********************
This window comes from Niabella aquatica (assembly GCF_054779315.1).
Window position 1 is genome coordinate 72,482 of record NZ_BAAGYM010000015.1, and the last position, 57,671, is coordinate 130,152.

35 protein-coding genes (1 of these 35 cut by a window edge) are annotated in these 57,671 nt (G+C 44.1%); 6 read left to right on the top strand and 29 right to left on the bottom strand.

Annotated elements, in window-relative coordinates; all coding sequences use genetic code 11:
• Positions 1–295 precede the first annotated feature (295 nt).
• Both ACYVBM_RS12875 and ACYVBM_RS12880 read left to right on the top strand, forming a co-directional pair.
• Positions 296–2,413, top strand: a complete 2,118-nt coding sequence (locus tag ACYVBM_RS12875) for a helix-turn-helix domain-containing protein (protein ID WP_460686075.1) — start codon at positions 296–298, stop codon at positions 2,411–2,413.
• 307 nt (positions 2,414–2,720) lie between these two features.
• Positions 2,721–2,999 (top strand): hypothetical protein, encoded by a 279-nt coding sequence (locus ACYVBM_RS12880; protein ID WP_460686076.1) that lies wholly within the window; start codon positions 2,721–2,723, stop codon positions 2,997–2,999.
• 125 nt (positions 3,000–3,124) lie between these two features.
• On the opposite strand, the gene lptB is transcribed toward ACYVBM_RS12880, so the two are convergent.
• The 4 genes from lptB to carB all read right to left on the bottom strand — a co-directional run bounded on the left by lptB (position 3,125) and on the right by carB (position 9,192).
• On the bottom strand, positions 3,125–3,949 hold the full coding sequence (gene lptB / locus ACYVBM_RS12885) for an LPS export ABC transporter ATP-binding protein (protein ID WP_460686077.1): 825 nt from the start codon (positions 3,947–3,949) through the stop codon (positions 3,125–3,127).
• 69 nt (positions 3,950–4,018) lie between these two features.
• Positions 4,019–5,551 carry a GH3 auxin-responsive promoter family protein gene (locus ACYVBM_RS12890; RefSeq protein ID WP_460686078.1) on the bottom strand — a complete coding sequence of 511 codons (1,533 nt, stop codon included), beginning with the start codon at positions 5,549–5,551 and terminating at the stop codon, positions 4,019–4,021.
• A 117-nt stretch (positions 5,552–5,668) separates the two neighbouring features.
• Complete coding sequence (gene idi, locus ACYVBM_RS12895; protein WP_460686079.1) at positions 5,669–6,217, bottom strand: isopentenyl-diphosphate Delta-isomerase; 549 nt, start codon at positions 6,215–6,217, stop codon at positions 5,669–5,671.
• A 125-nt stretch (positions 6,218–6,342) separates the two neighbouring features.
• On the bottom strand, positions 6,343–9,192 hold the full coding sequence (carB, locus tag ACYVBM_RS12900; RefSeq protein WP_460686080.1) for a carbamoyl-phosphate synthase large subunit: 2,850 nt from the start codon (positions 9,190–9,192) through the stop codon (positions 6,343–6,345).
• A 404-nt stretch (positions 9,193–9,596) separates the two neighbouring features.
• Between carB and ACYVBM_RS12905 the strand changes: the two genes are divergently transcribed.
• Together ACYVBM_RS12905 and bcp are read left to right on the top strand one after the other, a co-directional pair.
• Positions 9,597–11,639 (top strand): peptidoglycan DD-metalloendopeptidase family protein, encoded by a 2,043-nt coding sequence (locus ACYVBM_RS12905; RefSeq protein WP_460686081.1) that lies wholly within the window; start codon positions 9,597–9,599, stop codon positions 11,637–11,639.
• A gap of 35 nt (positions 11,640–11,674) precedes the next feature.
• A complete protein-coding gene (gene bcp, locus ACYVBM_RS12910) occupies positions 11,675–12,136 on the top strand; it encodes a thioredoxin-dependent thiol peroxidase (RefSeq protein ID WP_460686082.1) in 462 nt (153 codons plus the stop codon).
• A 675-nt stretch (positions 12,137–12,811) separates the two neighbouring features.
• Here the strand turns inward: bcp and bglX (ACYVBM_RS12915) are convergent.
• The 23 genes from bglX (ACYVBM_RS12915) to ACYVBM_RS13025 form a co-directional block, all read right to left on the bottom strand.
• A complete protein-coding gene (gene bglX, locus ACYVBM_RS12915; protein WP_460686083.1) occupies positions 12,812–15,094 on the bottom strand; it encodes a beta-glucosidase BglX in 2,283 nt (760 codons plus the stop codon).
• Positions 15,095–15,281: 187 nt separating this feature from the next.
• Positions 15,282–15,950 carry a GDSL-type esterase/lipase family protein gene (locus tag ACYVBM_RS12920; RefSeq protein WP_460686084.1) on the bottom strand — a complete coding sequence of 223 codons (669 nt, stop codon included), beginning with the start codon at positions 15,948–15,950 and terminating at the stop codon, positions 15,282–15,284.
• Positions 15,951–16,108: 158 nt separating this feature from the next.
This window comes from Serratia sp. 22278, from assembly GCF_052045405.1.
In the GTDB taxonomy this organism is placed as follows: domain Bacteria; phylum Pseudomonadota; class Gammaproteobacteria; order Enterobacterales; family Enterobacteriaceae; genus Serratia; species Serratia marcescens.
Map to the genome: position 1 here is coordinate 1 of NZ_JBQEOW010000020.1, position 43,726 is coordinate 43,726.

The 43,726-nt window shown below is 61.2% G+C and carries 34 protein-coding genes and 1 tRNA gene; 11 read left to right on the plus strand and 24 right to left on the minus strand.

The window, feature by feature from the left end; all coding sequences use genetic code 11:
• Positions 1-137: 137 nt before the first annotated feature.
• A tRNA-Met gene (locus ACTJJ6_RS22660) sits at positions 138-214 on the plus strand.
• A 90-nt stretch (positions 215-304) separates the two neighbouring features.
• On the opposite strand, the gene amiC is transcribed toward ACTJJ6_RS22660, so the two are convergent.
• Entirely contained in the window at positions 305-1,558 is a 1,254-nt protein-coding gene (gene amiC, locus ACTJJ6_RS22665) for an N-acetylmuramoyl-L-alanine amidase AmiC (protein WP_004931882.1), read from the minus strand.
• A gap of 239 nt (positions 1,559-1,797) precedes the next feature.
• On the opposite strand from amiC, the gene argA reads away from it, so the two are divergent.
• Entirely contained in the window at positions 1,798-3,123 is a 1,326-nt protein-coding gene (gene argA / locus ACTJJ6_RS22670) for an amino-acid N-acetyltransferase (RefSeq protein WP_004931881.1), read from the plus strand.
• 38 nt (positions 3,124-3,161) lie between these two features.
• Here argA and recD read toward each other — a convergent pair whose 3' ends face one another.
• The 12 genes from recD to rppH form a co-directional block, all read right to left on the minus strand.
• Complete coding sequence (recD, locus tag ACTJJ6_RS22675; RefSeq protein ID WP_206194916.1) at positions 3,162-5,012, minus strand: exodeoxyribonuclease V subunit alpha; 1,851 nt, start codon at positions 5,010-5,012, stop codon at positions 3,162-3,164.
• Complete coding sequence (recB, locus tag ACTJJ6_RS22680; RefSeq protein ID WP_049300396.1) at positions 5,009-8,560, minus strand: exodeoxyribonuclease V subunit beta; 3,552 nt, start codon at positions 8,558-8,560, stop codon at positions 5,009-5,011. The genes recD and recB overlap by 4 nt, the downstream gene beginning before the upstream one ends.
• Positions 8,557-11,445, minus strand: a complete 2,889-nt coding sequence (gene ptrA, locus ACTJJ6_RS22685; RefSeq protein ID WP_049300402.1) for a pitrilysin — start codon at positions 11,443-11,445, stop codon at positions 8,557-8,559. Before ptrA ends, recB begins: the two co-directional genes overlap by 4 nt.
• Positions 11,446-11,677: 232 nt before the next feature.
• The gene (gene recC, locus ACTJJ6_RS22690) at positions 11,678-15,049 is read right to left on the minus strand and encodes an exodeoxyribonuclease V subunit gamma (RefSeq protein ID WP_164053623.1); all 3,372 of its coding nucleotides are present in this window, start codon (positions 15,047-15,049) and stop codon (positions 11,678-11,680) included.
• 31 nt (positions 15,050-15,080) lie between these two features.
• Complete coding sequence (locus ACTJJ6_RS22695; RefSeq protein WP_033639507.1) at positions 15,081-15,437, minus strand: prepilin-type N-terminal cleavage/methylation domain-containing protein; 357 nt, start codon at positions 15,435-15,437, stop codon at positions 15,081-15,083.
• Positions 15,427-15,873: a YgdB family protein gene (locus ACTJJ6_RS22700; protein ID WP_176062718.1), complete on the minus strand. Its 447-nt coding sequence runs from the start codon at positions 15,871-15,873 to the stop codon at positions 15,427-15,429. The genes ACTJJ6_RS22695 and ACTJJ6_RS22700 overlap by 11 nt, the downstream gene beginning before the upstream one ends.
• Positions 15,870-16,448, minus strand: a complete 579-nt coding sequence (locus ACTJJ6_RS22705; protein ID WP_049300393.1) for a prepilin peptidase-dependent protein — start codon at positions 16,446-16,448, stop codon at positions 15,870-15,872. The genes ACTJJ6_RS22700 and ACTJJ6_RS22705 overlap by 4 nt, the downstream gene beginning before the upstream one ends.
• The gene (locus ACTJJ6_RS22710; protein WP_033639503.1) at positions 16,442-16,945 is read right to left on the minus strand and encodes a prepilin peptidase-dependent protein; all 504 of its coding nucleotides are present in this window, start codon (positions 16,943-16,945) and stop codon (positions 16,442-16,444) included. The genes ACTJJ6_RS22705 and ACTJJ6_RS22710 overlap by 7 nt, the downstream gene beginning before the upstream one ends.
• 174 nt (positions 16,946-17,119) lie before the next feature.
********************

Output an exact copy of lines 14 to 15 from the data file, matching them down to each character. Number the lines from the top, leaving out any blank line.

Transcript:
• 69 nt (positions 3,950–4,018) lie between these two features.
• Positions 4,019–5,551 carry a GH3 auxin-responsive promoter family protein gene (locus ACYVBM_RS12890; RefSeq protein ID WP_460686078.1) on the bottom strand — a complete coding sequence of 511 codons (1,533 nt, stop codon included), beginning with the start codon at positions 5,549–5,551 and terminating at the stop codon, positions 4,019–4,021.